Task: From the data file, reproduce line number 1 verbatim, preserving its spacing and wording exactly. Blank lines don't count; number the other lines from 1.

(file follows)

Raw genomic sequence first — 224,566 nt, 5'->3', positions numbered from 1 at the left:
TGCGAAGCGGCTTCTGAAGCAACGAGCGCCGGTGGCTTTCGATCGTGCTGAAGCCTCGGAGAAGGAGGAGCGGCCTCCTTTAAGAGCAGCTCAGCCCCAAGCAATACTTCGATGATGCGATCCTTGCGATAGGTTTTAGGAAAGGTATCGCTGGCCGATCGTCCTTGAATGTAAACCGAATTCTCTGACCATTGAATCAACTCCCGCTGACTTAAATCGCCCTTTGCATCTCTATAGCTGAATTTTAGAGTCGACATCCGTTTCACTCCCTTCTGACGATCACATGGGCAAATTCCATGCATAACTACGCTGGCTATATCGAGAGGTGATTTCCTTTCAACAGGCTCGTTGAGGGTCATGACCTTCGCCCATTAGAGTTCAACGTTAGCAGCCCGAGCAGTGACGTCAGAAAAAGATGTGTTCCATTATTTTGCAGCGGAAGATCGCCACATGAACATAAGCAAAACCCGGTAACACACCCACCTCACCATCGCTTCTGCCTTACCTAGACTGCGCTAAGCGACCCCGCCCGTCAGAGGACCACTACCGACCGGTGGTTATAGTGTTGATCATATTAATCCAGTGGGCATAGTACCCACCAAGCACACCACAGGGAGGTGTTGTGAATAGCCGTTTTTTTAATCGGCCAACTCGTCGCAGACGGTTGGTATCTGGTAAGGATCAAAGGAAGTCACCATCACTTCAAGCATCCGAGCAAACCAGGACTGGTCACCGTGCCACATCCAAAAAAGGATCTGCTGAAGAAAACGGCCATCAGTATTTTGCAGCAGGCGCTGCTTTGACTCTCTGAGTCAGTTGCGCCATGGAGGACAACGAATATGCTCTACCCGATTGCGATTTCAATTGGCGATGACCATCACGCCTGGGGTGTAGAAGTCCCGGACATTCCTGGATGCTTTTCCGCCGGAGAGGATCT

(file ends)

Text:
Raw genomic sequence first — 224,566 nt, 5'->3', positions numbered from 1 at the left: